“What did you have for breakfast this morning?”
It was a question to set microphone levels, the first question put to Roxane Gay, feminist-writer rock start, at her Seattle hotel room last week.
“I didn’t have breakfast this morning,” Gay said.
“Did you have coffee or anything to drink?”
“No,” she said. “I had water.”
Gay is serious and she is deadpan, but she is also very funny. She seems to write more than some people talk — spinning out fiction and nonfiction and an interview with Madonna for Harper’s Bazaar and essays that weave nostalgia with old school pop culture, like this one about the perfect Wakefield twins from Sweet Valley High, which she wrote for Bookslut:
I started reading the Sweet Valley High books when I was eight or nine years old. I wore thick bifocals. I was cross-eyed. Other than my younger brother, I was the only black kid in school so I was going to be noticed even though I wanted very much to go unnoticed. I was shy and awkward and didn’t know how to fix myself. My hair was wild, stood on end, earning me the inexplicable nicknames Hair, Beard, and Moustache even though I had neither a beard nor a moustache. My classmates also called me Don King. I looked nothing like Don King. He’s a man, for one. I was told my parents “talked funny,” which I later realized was a reference to their thick Haitian accents, accents I did not hear until they were pointed out to me, and then, those accents were all I heard. I read books while I walked to school. I had the strangest laugh and a bit of a buck tooth situation. I regularly wore overalls by choice and didn’t really know any curse words so that should give you a sense of where I was on the social ladder. I was reaching for the bottom rung.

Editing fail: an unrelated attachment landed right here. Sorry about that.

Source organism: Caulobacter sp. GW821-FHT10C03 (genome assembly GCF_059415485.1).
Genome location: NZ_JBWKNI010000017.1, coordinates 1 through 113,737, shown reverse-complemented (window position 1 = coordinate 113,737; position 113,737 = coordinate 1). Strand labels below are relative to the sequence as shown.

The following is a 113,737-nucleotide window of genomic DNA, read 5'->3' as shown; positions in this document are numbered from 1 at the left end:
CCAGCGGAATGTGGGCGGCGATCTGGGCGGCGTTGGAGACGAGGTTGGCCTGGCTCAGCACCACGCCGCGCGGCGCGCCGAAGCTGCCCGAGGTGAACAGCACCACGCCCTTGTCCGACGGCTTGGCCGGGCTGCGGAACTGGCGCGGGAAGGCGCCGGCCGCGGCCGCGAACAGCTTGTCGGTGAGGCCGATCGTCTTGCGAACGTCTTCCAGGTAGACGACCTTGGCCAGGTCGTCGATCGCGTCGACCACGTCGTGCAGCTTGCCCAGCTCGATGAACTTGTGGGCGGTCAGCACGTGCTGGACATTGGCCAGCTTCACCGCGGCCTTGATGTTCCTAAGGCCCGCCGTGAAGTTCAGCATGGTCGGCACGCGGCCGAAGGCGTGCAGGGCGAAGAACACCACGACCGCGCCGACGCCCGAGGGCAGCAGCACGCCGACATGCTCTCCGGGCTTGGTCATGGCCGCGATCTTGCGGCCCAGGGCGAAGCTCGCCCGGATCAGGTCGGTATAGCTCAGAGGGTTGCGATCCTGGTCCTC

Twins and siblings loom large in Gay’s latest work, “Difficult Women.”
“I'm always interested in the bonds that people share and indelible bonds in particular,” she said. “You can love or hate your siblings but you are always going to be related. And so in several of the stories, I was looking at that relationship and the intensity of having that sort of intellectual emotional and biological connection to someone.
“That's certainly something that you see coming up again and again in a lot of my fiction — the ways in which women lived together in this world either as friends, siblings, lovers.”
These are strong women, Gay said, but also vulnerable. Gay wrote in a 2010 essay that people use that word — strong — to describe her, although she doesn’t see herself that way.
“The reason I often shy away from the label of strong is because I'm also weak in certain places, in certain ways, and I think it's important to acknowledge that there's nothing wrong with being vulnerable and human,” she said.
“All too often, especially as black women, we're expected to be just incredibly strong and all-knowing and willing to tolerate all manner of things.”
Which isn’t Gay. She did not, for example, tolerate her publisher buying Milo Yiannopoulos’s book, so she pulled hers. (Simon & Schuster has since dropped Yiannopoulos, the former Breitbart writer who championed white nationalism and likened feminism to “bowel cancer.”)
Gay said she was surprised by the outpouring of support for her decision to pull her book from Simon & Schuster.
“I was very surprised, because you know, who am I? Why would anyone care?” she said. “I did not expect that it was going to be significant, and I didn't do it for attention. I did it for myself and for my conscience and to make a stand and say, I believe in the freedom of speech and I fight for everyone's freedom of speech. But this is not the freedom of speech. This is enabling and normalizing hate, or at least hateful rhetoric.”
The internet has become a more toxic space of late, Gay said. “Sometimes I just don't go online. And I mean, that's of course normal. But I find that it's happening more and more.”
But she’s been surprised, too, by how people responded to Donald Trump's presidency. Gay had supported Hillary Clinton.
“I was really, really moved by the number of people who protested in so many places in the wake of the Muslim ban,” she said. “I was just so just impressed with people because I just didn't anticipate that. And I was pleasantly surprised. I think that we're not willing to sit quietly in the face of injustice and that is encouraging.”
Produced for the web by Isolde Raftery.